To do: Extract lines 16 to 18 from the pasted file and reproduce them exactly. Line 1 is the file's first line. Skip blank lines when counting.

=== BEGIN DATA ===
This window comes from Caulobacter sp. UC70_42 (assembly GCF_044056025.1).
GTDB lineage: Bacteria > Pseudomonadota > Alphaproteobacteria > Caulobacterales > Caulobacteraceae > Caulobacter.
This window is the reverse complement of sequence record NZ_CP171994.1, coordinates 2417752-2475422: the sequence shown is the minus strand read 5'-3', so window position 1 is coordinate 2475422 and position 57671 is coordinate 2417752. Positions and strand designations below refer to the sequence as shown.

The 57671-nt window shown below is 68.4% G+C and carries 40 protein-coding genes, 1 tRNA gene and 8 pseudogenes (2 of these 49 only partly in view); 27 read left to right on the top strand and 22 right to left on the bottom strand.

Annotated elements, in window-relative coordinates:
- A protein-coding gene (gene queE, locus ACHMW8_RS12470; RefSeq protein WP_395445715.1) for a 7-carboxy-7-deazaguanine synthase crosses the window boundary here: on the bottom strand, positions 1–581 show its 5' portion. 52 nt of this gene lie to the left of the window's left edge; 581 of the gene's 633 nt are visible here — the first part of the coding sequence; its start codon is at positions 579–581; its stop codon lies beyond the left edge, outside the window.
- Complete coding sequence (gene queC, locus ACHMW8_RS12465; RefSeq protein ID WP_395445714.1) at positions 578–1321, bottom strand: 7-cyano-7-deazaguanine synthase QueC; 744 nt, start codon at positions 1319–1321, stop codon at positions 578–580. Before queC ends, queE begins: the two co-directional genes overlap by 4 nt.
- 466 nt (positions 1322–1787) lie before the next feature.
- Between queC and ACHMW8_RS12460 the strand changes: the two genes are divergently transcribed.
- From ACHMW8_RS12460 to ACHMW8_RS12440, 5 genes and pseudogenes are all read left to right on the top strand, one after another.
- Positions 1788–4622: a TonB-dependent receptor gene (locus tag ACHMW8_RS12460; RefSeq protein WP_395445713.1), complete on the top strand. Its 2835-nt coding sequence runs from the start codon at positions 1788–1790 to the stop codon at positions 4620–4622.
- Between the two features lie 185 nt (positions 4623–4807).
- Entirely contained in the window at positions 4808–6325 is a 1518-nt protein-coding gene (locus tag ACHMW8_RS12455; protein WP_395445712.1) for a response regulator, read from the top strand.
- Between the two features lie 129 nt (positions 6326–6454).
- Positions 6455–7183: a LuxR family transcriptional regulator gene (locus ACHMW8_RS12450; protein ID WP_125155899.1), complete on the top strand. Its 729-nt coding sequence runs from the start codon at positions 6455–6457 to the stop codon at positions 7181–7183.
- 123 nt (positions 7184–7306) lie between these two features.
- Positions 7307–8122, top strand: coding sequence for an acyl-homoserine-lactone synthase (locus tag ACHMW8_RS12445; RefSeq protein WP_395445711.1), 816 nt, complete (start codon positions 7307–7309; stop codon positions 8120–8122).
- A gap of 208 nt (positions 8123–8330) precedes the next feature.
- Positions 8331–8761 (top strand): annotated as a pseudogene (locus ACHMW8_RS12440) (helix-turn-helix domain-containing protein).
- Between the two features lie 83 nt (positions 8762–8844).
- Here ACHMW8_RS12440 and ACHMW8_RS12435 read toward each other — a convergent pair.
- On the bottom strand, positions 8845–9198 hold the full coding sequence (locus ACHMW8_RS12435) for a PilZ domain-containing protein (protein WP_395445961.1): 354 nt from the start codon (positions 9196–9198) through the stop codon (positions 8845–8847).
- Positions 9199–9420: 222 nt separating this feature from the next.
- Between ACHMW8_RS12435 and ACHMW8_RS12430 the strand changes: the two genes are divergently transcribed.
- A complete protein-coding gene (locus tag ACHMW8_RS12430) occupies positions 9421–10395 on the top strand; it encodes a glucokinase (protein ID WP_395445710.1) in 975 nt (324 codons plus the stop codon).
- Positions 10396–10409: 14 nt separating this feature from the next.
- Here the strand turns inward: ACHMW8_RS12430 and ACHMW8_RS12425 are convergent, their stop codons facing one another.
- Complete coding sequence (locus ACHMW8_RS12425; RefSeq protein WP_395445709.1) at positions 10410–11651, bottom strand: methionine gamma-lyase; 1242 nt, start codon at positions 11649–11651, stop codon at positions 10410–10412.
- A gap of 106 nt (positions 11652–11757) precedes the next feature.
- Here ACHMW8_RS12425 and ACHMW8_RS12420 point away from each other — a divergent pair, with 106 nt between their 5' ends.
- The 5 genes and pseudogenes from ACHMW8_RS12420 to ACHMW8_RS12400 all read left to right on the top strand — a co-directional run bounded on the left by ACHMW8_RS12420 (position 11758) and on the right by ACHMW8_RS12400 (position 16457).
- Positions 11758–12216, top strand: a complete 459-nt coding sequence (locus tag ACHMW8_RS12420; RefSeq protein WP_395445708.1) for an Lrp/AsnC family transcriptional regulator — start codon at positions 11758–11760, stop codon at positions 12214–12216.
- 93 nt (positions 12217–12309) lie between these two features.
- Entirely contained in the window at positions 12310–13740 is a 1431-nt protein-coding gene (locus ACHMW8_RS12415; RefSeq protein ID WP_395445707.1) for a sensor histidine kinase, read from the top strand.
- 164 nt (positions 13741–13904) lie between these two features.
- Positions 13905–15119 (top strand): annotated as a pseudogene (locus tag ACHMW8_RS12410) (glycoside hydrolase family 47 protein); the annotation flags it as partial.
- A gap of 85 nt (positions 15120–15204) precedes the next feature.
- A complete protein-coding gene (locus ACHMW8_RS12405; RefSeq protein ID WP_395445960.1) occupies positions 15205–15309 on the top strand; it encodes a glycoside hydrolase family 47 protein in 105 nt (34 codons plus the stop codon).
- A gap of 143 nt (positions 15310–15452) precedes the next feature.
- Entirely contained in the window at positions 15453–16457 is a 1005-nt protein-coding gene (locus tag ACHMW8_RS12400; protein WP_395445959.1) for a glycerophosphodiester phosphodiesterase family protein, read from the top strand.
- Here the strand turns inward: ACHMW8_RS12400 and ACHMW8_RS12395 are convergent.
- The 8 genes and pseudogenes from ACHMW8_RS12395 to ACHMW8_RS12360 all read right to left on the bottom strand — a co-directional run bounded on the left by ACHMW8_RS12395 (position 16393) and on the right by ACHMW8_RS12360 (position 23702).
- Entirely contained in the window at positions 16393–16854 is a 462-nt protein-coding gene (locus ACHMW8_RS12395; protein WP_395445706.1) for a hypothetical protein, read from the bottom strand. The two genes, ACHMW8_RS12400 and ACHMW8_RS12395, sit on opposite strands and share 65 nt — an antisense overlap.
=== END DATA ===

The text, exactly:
- 123 nt (positions 7184–7306) lie between these two features.
- Positions 7307–8122, top strand: coding sequence for an acyl-homoserine-lactone synthase (locus tag ACHMW8_RS12445; RefSeq protein WP_395445711.1), 816 nt, complete (start codon positions 7307–7309; stop codon positions 8120–8122).
- A gap of 208 nt (positions 8123–8330) precedes the next feature.